The minutes of the June 9, 2010, meeting were approved.
The board heard a first reading of the revision to the ORSSAB Bylaws Operating Instructions for Calling Special Public Meetings (Attachment 4).
Ms. B. Jones, Ms. Owen, and Mr. Stow volunteered to serve as members of the Nominating Committee to determine candidates for FY 2011 board officers. Mr. Mezga will serve as an alternate.
The Recommendation Regarding the Request for Proposals for the East Tennessee Technology Park Contract was approved (Attachment 5).
The Recommendations and Comments on the Draft 2010 Remediation Effectiveness Report for the U.S. Department of Energy Oak Ridge Reservation were approved (Attachment 6).
The Recommendation on Agenda Topics for the Long-term Surveillance and Maintenance Conference in Grand Junction, Colo., as amended, was approved (Attachment 7).
The EM Project Update was distributed (Attachment 8).
Federal Coordinator Report
Ms. Halsey said there will not be monthly meeting of ORSSAB in August, only the annual retreat on August 21. Board officers will be elected at the September 8 meeting.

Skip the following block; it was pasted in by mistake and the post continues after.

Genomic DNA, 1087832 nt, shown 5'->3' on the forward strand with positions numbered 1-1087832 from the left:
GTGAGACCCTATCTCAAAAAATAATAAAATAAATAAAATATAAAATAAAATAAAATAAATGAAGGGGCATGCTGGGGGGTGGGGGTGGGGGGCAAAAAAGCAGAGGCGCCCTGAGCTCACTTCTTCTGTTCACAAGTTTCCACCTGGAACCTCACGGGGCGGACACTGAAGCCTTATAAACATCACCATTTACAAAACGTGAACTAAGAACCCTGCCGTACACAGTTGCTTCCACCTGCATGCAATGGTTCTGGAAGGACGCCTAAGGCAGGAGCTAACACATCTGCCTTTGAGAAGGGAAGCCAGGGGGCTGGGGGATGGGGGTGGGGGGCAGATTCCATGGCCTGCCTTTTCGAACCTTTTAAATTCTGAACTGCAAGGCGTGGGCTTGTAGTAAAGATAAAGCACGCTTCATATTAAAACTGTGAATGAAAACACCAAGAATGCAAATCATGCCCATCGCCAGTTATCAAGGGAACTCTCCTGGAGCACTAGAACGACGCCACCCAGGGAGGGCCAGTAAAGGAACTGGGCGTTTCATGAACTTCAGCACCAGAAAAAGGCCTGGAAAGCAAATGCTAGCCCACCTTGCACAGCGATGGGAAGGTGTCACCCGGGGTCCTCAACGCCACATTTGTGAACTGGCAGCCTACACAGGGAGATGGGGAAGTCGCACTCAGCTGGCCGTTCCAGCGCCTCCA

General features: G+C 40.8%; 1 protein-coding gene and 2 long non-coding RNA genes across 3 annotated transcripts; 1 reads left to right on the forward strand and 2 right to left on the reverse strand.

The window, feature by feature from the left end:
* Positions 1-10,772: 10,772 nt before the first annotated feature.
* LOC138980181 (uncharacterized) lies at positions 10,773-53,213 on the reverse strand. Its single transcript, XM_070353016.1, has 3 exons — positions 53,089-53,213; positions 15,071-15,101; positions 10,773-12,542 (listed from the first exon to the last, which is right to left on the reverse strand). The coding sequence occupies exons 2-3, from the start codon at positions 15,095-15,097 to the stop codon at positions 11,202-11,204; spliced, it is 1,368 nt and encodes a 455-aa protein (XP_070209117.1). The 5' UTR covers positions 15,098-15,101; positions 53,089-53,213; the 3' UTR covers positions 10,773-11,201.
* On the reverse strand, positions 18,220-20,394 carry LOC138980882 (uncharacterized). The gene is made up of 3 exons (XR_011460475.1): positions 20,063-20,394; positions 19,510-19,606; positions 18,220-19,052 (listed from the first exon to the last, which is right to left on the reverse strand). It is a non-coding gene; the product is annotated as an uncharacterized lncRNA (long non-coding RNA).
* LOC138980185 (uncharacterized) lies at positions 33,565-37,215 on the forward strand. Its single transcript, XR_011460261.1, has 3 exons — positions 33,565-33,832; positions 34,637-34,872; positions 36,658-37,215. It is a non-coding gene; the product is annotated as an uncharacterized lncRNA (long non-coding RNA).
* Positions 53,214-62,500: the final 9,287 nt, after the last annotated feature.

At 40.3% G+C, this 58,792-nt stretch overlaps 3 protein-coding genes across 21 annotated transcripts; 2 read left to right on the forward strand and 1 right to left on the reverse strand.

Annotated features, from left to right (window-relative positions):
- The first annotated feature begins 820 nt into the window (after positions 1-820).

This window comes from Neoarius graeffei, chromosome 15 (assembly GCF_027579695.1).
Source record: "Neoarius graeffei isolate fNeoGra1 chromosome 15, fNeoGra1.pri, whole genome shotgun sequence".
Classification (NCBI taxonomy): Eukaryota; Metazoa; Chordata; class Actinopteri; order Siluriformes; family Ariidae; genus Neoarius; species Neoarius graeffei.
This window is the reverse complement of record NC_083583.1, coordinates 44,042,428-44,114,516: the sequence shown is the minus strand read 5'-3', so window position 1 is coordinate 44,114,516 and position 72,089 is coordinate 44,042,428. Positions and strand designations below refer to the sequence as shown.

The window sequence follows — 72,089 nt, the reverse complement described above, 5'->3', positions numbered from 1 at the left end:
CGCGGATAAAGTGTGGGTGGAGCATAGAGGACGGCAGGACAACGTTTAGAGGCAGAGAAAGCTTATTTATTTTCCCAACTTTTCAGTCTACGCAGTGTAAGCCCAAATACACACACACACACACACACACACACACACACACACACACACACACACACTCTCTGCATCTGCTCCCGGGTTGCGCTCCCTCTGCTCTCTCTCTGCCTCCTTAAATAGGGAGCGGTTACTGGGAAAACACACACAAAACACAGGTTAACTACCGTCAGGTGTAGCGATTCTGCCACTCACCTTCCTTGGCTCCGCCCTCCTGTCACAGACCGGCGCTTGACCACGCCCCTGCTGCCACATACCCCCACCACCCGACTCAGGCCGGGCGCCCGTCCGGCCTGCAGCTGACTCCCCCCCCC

A van will be available early Saturday morning, August 21 to take any members to the retreat in Townsend who prefer not to take their own vehicles.
Ms. Halsey announced that Darrell Akins has resigned from the board. A new member will be selected by Mr. Eschenberg to replace Mr. Akins.
Additions to the Agenda
Mr. Stow moved to approve the agenda. Ms. Sarten seconded and the motion passed unanimously.
Mr. Westervelt moved to approve the minutes of the June 9, 2010, meeting. Mr. Bonner seconded and the motion passed unanimously.
Mr. Mead moved to approve the Recommendation Regarding the Request for Proposals for the East Tennessee Technology Park Contract. Mr. Dixon seconded and the motion passed unanimously (Attachment 5).
Mr. Bonner moved to approve Recommendations and Comments on the Draft 2010 Remediation Effectiveness Report for the U.S. Department of Energy Oak Ridge Reservation (Attachment 6). Mr. Martin seconded and the motion passed unanimously.
Mr. Bonner moved to approve the Recommendation on Agenda Topics for the Long-term Surveillance and Maintenance Conference in Grand Junction, Colo. Mr. Mead seconded. During discussion Mr. Stow offered a revision to the recommendation. The motion as amended passed unanimously (Attachment 7).
The meeting adjourned at 8:47 p.m.
1. Mr. Adler will determine the cost to remediate the ponds at ETTP and the projected annual LTS costs.
2. Mr. Eschenberg’s staff will present a program to the board on stewardship activities on the ORR at the September meeting.
Attachments (8) to these minutes are available on request from ORSSAB support office.